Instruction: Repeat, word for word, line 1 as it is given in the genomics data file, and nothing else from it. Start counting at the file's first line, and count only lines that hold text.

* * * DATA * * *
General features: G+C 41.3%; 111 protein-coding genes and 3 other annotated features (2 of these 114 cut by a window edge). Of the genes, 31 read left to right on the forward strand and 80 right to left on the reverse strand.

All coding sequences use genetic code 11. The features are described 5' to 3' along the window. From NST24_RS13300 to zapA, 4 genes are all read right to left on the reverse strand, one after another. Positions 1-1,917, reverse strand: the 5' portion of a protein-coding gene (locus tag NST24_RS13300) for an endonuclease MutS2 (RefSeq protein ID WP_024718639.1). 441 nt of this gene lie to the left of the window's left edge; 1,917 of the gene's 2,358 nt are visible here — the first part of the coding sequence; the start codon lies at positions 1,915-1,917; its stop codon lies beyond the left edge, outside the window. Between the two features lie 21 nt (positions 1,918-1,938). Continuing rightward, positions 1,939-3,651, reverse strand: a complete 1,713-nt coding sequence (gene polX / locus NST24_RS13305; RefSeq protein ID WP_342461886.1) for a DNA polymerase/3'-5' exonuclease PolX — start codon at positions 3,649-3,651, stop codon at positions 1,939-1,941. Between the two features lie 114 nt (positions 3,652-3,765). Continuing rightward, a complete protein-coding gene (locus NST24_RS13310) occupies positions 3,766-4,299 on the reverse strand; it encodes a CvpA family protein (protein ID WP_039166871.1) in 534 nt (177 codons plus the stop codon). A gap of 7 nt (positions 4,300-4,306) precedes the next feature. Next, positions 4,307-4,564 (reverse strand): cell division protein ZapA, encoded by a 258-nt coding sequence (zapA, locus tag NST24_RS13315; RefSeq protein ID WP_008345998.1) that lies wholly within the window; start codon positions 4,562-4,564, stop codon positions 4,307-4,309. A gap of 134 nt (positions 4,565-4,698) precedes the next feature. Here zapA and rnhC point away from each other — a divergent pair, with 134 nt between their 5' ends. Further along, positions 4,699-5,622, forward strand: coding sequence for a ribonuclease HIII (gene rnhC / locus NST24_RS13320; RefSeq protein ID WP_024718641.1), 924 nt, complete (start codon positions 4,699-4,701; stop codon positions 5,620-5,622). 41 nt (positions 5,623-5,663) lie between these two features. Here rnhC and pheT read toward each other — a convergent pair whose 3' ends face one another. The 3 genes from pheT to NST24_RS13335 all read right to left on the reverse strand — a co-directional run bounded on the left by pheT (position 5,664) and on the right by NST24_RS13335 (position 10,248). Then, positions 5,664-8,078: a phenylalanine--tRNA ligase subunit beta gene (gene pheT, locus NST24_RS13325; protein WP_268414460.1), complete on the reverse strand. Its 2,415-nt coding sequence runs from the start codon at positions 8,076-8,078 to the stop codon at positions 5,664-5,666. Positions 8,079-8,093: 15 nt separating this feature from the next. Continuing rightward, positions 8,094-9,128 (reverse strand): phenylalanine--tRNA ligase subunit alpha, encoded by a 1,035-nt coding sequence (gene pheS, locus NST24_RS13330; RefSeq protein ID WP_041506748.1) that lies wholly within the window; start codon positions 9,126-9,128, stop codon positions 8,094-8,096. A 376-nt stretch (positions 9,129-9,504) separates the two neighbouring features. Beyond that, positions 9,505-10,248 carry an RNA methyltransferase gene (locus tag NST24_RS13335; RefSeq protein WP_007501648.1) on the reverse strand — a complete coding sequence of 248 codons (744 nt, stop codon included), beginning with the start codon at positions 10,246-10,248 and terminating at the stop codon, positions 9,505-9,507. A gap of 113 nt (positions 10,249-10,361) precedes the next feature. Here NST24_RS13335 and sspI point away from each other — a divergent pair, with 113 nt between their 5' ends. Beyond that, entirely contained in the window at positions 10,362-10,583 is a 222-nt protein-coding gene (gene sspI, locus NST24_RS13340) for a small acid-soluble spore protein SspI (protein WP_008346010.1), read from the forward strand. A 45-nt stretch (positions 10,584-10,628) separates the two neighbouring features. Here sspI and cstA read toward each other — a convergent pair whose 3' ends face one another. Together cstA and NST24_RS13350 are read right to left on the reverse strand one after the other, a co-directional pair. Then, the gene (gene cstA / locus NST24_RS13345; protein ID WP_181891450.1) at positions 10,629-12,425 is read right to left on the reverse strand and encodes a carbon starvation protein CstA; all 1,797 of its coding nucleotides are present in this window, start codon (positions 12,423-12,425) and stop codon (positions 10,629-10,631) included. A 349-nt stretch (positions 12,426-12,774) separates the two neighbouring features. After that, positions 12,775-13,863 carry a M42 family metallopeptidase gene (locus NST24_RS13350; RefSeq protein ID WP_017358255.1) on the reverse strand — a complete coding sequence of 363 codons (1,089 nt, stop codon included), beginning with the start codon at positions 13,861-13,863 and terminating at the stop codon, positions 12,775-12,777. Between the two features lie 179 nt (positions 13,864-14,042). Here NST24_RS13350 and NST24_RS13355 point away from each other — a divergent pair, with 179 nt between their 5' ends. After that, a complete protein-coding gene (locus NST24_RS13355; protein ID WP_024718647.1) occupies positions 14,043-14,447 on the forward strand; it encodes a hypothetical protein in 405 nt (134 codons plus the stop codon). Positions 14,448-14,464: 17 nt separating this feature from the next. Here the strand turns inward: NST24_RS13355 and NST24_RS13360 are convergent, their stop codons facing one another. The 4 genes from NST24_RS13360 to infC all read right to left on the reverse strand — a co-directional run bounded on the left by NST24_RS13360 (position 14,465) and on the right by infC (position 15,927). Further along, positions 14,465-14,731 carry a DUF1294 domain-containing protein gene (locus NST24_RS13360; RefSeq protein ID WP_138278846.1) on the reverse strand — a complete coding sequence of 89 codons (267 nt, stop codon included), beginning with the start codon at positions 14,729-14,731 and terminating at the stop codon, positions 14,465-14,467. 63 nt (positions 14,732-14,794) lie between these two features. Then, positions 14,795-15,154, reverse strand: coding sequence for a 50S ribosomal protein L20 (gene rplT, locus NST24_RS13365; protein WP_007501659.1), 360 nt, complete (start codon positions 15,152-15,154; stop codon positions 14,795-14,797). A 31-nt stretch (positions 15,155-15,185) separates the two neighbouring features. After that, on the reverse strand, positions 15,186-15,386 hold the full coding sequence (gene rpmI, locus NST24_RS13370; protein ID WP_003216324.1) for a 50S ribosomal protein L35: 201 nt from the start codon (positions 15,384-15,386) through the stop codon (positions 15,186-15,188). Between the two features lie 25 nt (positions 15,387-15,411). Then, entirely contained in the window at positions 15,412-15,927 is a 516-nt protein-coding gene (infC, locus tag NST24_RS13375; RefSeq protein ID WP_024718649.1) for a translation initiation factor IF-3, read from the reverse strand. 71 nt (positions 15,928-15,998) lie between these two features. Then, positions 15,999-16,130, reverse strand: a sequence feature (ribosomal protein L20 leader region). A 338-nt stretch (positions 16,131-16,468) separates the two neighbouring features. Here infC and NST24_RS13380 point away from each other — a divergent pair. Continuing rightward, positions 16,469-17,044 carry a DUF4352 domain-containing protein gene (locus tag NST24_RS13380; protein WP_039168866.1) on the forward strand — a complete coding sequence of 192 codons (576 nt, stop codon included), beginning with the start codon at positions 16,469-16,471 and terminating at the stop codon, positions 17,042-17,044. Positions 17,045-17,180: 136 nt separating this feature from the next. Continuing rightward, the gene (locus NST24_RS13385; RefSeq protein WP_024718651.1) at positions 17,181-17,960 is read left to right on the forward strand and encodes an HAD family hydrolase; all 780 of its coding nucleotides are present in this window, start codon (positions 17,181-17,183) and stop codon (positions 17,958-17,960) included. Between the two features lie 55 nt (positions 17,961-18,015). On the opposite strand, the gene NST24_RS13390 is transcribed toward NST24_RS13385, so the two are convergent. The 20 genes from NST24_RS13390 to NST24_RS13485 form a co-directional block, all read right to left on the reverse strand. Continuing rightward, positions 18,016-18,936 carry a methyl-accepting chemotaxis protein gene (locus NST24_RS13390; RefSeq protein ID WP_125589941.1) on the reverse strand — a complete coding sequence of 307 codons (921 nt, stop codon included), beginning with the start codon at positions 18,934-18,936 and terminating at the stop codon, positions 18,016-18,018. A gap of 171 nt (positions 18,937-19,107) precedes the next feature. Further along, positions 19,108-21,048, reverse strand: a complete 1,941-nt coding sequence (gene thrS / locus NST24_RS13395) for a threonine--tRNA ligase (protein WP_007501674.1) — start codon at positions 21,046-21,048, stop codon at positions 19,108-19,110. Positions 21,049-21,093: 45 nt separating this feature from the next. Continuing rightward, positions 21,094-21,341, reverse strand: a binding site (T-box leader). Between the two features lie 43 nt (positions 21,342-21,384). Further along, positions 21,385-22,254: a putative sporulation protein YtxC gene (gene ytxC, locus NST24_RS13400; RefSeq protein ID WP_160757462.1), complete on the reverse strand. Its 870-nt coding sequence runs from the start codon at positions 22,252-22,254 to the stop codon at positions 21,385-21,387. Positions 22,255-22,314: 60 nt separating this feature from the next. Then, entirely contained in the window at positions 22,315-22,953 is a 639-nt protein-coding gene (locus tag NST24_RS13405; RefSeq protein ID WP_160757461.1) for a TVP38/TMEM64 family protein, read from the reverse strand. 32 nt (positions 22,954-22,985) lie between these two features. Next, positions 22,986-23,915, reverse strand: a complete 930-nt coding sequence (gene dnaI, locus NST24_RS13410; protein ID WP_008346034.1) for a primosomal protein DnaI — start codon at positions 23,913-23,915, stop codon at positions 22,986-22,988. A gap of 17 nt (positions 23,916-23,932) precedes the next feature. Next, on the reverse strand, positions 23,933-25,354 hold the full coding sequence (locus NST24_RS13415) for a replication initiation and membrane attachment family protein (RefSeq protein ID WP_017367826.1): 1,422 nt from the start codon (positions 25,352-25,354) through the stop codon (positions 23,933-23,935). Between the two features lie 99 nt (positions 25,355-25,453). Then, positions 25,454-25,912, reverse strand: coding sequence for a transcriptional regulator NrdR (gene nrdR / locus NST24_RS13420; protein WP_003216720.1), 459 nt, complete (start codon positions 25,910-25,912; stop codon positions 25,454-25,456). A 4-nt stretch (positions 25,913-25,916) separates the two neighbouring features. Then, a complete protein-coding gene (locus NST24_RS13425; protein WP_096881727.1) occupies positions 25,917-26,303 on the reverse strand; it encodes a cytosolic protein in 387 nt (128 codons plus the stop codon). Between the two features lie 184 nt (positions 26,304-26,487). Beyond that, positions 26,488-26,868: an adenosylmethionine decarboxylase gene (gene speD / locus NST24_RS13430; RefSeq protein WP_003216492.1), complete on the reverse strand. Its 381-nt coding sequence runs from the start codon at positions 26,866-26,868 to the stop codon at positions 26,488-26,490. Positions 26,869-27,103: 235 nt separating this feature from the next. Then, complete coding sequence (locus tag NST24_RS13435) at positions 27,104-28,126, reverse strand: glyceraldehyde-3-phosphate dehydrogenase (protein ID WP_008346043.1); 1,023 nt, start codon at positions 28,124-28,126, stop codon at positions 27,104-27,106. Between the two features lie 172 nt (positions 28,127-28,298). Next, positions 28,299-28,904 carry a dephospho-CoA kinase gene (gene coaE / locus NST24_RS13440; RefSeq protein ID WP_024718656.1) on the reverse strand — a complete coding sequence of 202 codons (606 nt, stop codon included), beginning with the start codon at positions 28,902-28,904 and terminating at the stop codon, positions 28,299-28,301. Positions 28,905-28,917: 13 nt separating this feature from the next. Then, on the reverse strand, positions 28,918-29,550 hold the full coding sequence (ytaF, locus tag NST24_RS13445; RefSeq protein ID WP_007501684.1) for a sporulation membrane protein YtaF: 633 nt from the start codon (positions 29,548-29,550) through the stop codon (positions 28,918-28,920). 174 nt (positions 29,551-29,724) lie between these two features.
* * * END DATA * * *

General features: G+C 41.3%; 111 protein-coding genes and 3 other annotated features (2 of these 114 cut by a window edge). Of the genes, 31 read left to right on the forward strand and 80 right to left on the reverse strand.